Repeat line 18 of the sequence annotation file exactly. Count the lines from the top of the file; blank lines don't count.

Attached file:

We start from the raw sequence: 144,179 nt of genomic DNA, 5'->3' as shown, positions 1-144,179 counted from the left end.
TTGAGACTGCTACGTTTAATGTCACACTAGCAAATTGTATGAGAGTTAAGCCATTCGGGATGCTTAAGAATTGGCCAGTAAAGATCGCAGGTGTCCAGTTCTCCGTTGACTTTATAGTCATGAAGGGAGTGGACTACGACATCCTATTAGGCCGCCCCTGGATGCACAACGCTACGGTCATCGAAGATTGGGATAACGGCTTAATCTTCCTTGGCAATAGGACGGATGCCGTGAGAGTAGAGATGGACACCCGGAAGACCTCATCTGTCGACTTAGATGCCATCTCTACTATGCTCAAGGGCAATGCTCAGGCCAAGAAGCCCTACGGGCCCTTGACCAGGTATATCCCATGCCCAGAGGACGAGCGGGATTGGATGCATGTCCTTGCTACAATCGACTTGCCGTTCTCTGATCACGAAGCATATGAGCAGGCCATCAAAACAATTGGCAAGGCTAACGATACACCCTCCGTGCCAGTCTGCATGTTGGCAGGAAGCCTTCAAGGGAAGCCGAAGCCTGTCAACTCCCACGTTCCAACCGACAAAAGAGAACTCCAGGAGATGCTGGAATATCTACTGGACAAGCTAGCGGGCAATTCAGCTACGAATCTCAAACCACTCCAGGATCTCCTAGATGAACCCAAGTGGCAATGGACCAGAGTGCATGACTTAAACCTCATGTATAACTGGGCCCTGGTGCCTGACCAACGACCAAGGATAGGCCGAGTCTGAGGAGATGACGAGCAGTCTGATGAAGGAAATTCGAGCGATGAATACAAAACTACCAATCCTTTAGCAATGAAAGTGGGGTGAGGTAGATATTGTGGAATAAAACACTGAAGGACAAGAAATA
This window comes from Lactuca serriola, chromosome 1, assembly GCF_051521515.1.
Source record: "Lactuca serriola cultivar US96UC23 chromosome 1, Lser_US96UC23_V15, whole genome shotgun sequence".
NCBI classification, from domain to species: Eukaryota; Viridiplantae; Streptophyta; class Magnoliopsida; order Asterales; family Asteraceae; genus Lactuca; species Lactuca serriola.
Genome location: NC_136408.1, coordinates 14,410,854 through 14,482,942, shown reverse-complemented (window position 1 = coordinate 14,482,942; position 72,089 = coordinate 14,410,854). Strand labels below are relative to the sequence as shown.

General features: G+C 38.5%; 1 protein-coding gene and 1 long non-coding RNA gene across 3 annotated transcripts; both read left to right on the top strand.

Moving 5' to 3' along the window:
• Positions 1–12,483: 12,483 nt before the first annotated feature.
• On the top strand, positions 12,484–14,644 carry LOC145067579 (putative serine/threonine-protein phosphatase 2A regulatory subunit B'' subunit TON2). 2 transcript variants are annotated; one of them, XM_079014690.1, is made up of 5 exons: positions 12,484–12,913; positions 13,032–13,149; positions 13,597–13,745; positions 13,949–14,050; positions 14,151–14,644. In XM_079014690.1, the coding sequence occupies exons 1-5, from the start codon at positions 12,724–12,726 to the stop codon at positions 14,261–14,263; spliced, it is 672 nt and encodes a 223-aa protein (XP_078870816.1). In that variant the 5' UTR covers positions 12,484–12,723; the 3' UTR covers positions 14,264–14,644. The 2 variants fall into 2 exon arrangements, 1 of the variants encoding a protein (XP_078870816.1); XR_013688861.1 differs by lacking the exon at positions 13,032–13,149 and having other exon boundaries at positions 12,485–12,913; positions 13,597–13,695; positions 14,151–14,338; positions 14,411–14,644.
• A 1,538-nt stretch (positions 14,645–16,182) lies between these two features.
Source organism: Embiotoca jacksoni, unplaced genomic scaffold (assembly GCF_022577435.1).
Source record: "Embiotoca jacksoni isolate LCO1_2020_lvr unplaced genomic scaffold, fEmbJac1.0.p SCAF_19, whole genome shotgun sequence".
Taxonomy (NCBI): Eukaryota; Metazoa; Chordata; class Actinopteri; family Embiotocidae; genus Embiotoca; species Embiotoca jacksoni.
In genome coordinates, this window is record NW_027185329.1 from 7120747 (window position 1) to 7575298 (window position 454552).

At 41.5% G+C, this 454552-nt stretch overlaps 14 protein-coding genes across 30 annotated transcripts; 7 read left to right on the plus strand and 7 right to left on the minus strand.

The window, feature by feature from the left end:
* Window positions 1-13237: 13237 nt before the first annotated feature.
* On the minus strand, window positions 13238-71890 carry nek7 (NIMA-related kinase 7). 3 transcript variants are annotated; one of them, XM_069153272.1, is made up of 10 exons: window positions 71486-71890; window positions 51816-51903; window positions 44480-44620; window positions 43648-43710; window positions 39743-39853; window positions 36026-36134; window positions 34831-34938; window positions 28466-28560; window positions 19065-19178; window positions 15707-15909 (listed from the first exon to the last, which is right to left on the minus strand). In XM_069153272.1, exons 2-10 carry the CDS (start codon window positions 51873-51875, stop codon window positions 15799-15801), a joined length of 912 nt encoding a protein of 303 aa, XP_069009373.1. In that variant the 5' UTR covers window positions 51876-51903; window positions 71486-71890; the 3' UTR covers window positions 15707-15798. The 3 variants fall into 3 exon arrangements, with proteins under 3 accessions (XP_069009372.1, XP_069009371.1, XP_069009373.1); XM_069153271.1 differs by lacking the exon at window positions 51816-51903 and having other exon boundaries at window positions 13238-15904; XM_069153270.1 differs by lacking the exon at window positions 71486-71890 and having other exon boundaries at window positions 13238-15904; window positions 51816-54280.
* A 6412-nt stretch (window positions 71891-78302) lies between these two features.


* Window positions 1-13237: 13237 nt before the first annotated feature.